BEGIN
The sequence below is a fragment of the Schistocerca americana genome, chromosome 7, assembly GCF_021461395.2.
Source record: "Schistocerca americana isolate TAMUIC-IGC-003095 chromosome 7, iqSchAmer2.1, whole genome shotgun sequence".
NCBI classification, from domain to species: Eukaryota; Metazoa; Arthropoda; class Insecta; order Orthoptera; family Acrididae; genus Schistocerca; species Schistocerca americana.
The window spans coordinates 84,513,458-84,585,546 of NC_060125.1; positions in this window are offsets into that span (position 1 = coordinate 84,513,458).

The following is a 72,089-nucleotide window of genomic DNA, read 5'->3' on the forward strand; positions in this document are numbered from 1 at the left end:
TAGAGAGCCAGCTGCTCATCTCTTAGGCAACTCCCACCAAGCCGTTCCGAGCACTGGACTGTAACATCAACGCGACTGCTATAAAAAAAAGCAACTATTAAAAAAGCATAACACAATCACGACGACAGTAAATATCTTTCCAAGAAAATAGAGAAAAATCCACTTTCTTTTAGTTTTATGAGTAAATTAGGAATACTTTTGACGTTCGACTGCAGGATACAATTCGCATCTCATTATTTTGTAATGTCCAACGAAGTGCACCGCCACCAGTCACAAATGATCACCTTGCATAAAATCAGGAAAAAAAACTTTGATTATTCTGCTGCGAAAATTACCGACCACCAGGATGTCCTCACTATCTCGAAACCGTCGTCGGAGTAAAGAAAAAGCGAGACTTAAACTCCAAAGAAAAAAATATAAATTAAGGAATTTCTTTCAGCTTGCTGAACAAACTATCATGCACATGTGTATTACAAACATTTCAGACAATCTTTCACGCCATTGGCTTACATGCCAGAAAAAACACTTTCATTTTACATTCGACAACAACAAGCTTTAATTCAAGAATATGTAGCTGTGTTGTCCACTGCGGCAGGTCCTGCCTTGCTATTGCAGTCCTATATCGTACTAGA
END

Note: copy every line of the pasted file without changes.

The sequence below is a fragment of the Schistocerca americana genome, chromosome 7, assembly GCF_021461395.2.
Source record: "Schistocerca americana isolate TAMUIC-IGC-003095 chromosome 7, iqSchAmer2.1, whole genome shotgun sequence".
NCBI classification, from domain to species: Eukaryota; Metazoa; Arthropoda; class Insecta; order Orthoptera; family Acrididae; genus Schistocerca; species Schistocerca americana.
The window spans coordinates 84,513,458-84,585,546 of NC_060125.1; positions in this window are offsets into that span (position 1 = coordinate 84,513,458).

The following is a 72,089-nucleotide window of genomic DNA, read 5'->3' on the forward strand; positions in this document are numbered from 1 at the left end:
TAGAGAGCCAGCTGCTCATCTCTTAGGCAACTCCCACCAAGCCGTTCCGAGCACTGGACTGTAACATCAACGCGACTGCTATAAAAAAAAGCAACTATTAAAAAAGCATAACACAATCACGACGACAGTAAATATCTTTCCAAGAAAATAGAGAAAAATCCACTTTCTTTTAGTTTTATGAGTAAATTAGGAATACTTTTGACGTTCGACTGCAGGATACAATTCGCATCTCATTATTTTGTAATGTCCAACGAAGTGCACCGCCACCAGTCACAAATGATCACCTTGCATAAAATCAGGAAAAAAAACTTTGATTATTCTGCTGCGAAAATTACCGACCACCAGGATGTCCTCACTATCTCGAAACCGTCGTCGGAGTAAAGAAAAAGCGAGACTTAAACTCCAAAGAAAAAAATATAAATTAAGGAATTTCTTTCAGCTTGCTGAACAAACTATCATGCACATGTGTATTACAAACATTTCAGACAATCTTTCACGCCATTGGCTTACATGCCAGAAAAAACACTTTCATTTTACATTCGACAACAACAAGCTTTAATTCAAGAATATGTAGCTGTGTTGTCCACTGCGGCAGGTCCTGCCTTGCTATTGCAGTCCTATATCGTACTAGA